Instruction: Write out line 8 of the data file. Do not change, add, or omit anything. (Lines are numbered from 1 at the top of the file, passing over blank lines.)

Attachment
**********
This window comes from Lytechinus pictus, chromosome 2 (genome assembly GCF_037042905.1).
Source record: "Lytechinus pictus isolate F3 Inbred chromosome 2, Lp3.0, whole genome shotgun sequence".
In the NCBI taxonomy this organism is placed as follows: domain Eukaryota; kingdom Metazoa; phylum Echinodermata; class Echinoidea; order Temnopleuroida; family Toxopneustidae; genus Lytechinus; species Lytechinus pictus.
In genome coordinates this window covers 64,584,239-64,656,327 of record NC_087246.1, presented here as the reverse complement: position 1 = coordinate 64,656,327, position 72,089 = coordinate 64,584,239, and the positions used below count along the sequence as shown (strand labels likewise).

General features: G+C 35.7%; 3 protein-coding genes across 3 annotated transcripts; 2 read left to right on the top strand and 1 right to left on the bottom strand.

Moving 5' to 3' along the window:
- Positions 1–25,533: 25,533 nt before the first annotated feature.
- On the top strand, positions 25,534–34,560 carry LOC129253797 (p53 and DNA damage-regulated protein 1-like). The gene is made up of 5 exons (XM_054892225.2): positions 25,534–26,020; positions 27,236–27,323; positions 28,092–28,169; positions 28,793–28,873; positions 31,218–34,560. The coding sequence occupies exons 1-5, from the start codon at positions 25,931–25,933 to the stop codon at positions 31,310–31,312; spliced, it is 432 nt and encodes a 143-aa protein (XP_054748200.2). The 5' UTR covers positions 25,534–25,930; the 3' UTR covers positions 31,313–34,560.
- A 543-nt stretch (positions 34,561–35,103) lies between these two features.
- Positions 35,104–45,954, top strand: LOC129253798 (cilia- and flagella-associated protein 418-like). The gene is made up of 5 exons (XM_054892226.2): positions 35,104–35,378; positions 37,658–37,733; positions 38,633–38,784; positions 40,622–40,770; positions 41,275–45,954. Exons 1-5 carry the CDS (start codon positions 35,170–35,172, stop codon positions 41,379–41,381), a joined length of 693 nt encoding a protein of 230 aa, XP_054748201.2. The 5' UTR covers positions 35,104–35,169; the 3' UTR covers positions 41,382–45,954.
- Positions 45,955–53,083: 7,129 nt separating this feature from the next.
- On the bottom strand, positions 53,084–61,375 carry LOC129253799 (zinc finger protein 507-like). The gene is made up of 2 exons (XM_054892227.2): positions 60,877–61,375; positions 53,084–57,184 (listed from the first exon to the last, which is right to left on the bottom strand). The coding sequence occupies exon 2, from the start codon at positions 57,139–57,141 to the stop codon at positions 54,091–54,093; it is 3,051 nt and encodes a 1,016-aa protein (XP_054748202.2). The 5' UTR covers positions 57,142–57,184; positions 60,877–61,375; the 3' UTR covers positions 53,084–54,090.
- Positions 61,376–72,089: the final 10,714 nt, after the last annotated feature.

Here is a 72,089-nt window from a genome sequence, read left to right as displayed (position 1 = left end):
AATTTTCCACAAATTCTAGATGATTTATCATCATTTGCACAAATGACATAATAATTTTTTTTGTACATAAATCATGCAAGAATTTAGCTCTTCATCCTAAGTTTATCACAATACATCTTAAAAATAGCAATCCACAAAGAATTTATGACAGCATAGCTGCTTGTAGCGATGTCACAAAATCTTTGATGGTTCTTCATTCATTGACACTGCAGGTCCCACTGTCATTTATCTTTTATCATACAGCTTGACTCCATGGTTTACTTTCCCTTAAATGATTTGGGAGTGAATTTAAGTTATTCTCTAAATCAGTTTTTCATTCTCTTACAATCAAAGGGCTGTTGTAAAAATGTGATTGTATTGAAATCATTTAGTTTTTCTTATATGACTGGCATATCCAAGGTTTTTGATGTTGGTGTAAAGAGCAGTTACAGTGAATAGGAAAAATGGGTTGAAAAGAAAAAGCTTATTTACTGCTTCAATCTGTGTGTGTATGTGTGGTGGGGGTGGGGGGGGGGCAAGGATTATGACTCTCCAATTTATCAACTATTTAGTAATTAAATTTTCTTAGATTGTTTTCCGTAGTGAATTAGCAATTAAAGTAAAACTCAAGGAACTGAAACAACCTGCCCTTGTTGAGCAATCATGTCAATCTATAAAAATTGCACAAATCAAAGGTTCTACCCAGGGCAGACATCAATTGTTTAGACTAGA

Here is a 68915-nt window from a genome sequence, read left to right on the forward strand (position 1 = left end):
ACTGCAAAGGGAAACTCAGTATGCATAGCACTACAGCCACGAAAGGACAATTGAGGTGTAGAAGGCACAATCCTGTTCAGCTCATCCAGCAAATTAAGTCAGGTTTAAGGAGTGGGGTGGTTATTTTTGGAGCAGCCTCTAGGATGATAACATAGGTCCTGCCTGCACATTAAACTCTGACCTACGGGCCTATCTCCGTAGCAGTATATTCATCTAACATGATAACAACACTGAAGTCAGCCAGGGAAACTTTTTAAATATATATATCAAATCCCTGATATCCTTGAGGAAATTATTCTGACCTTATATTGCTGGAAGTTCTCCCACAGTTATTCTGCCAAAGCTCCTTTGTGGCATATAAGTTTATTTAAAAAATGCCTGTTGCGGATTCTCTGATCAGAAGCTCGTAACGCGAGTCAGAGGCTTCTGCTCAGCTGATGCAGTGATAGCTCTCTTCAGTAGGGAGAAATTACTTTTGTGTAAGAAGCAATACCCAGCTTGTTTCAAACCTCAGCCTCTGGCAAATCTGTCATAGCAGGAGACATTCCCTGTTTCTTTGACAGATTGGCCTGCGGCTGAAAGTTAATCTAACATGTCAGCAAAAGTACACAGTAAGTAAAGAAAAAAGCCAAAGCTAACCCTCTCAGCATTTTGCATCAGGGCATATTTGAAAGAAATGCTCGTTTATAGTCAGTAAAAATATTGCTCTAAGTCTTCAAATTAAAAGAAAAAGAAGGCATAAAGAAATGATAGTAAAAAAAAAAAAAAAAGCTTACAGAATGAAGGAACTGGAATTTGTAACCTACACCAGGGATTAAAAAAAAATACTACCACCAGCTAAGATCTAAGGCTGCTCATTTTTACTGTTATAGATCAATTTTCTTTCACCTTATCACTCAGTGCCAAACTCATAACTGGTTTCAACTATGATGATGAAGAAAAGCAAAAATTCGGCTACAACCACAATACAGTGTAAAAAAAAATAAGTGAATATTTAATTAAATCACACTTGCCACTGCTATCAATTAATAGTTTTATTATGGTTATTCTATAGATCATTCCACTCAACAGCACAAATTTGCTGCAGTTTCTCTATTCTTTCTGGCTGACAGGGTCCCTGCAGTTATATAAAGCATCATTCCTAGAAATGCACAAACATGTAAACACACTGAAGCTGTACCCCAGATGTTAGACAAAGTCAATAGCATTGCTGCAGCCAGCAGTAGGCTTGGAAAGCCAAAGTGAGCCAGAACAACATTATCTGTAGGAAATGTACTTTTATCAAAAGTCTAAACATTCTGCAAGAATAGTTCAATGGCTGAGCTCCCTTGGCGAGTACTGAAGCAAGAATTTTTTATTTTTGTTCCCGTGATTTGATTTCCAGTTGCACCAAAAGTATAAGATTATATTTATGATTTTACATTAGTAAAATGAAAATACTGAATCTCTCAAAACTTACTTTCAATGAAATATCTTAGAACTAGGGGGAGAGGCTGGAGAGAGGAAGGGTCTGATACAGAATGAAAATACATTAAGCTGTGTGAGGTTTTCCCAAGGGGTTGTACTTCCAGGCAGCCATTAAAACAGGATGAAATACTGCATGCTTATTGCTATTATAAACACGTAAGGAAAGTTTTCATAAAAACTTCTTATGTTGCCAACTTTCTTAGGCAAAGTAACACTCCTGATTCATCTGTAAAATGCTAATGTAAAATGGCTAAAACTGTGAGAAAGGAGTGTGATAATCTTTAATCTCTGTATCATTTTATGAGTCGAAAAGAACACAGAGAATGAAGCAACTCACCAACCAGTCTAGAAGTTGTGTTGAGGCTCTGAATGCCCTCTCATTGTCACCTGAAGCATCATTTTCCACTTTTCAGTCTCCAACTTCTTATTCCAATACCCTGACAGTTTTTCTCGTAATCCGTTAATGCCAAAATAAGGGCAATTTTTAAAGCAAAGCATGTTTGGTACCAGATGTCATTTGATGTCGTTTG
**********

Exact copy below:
- On the top strand, positions 25,534–34,560 carry LOC129253797 (p53 and DNA damage-regulated protein 1-like). The gene is made up of 5 exons (XM_054892225.2): positions 25,534–26,020; positions 27,236–27,323; positions 28,092–28,169; positions 28,793–28,873; positions 31,218–34,560. The coding sequence occupies exons 1-5, from the start codon at positions 25,931–25,933 to the stop codon at positions 31,310–31,312; spliced, it is 432 nt and encodes a 143-aa protein (XP_054748200.2). The 5' UTR covers positions 25,534–25,930; the 3' UTR covers positions 31,313–34,560.